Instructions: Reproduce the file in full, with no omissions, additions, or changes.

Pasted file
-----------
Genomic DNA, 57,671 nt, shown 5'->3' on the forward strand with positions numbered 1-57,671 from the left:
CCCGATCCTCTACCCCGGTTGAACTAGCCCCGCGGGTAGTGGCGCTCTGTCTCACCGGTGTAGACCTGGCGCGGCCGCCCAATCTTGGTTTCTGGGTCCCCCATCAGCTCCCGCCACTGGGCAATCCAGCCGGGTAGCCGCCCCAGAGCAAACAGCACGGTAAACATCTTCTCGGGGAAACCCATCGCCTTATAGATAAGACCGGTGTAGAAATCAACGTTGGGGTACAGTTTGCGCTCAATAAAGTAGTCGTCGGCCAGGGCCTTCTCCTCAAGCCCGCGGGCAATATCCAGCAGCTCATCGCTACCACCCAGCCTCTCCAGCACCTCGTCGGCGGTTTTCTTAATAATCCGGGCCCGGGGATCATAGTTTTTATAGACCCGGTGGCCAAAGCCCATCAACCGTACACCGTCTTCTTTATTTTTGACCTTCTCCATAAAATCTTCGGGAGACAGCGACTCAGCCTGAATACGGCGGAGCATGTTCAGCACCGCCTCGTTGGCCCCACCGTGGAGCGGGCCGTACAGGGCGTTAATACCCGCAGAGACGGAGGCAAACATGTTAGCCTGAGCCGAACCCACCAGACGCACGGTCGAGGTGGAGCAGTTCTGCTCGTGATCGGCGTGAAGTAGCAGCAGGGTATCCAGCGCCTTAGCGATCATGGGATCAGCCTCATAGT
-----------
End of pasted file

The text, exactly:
Genomic DNA, 57,671 nt, shown 5'->3' on the forward strand with positions numbered 1-57,671 from the left:
CCCGATCCTCTACCCCGGTTGAACTAGCCCCGCGGGTAGTGGCGCTCTGTCTCACCGGTGTAGACCTGGCGCGGCCGCCCAATCTTGGTTTCTGGGTCCCCCATCAGCTCCCGCCACTGGGCAATCCAGCCGGGTAGCCGCCCCAGAGCAAACAGCACGGTAAACATCTTCTCGGGGAAACCCATCGCCTTATAGATAAGACCGGTGTAGAAATCAACGTTGGGGTACAGTTTGCGCTCAATAAAGTAGTCGTCGGCCAGGGCCTTCTCCTCAAGCCCGCGGGCAATATCCAGCAGCTCATCGCTACCACCCAGCCTCTCCAGCACCTCGTCGGCGGTTTTCTTAATAATCCGGGCCCGGGGATCATAGTTTTTATAGACCCGGTGGCCAAAGCCCATCAACCGTACACCGTCTTCTTTATTTTTGACCTTCTCCATAAAATCTTCGGGAGACAGCGACTCAGCCTGAATACGGCGGAGCATGTTCAGCACCGCCTCGTTGGCCCCACCGTGGAGCGGGCCGTACAGGGCGTTAATACCCGCAGAGACGGAGGCAAACATGTTAGCCTGAGCCGAACCCACCAGACGCACGGTCGAGGTGGAGCAGTTCTGCTCGTGATCGGCGTGAAGTAGCAGCAGGGTATCCAGCGCCTTAGCGATCATGGGATCAGCCTCATAGT